What can we do about it?  

What can I as a white, female, hetro-sexual, middle-class person.  How can we "all just get along?"  I believe as Dr. Johnson said "Understanding how to bring dominant groups into the conversation and the solution is the best challenge we face." (pg 11).  How do we start this conversation with our students, how do we address the facts?  I found an article that has more to do with how to address races with your own children, but I think we can apply it here with our students as well.  Raising Racially Conscious Kids.  The article talks about six different things we can do to raise racially conscious kids, you may agree, disagree, or question how, but as long as we are thinking about it and discussing how to alter this "powerful force" then I feel like we are moving in the right direction.

1. Recognize that children experience race and that they need help to understand and contextualize it.

2. Make a conscious effort to share books, movies, and other media with your children that present diverse viewpoints and story lines.

3. Take advantage of every opportunity to talk about race in America.

4. Address your privilege and the ways you benefit from institutionalized racism, but also the ways it can allow you to challenge the system.

5. Teach your children to be “up-standers” to their peers.

6. Be careful not to paint people of color as lost and persecuted souls looking for a White Knight!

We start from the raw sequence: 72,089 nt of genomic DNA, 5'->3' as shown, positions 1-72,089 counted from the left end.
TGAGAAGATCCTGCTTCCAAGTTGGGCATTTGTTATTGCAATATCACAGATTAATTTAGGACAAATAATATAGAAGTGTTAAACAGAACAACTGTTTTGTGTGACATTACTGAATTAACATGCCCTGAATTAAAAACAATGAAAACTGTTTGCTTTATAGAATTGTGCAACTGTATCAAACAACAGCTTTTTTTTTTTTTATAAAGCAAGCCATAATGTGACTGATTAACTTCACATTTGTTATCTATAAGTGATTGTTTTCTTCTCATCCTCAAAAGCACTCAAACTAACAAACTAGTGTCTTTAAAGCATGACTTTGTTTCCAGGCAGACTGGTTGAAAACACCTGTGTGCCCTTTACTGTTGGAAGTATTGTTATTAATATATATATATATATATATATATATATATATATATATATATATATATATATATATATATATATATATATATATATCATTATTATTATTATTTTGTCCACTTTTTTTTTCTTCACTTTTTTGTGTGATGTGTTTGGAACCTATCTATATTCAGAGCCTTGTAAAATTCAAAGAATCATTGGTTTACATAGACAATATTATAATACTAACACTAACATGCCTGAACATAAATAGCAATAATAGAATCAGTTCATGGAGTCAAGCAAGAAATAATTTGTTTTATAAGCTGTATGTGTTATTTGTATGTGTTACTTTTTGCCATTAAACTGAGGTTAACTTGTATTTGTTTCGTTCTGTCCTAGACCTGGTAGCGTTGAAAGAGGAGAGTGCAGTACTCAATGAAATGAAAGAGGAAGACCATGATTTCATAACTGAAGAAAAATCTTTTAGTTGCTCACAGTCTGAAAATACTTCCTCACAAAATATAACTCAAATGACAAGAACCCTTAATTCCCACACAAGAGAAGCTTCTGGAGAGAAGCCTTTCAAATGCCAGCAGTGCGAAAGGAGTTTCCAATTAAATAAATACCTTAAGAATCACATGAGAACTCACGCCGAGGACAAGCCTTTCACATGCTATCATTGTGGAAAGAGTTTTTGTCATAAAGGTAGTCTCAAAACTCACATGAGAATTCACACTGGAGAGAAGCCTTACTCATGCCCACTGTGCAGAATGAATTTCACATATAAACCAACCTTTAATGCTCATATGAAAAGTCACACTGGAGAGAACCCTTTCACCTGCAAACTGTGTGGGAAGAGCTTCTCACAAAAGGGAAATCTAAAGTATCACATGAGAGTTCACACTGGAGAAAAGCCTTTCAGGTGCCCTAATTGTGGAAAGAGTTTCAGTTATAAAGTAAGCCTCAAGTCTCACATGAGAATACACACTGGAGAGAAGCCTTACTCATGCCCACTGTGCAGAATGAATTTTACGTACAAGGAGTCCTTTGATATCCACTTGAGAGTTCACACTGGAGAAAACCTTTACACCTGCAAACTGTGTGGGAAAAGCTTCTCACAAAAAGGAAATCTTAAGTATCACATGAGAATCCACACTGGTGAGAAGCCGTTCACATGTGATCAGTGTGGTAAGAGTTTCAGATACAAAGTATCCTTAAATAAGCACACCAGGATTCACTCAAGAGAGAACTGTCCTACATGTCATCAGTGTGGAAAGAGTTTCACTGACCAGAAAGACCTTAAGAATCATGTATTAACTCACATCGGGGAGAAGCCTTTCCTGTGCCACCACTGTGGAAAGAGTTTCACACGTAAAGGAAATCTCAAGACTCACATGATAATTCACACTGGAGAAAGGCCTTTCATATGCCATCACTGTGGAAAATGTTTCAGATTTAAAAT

Personal Connection: When I first started working as a teacher I worked in a predominately white, middle to upper class school.  My second job was in a school that was much more diverse.  I did not think anything of my race or gender or background going into my first job, but as I started my second job at a school for low-income students of diverse backgrounds.  I thought how will they see me, a white, middle class woman coming into their school, their neighborhood and trying to educate them.  I had to be conscious of my self, more so then I had ever been before.  This school was one of the first places where I was not surrounded by people like me, who had similar up bringing,  similar categories on the "Diversity Wheel."  In the future I would love to have more tools on how to approach this situation.  I want to "change how we think so that we can change how we act, and by changing how we participate in the world, become part of the complex dynamic through which the world itself will change." (pg. viii)

Wednesday, September 3, 2014

My Beginnings

Hello All,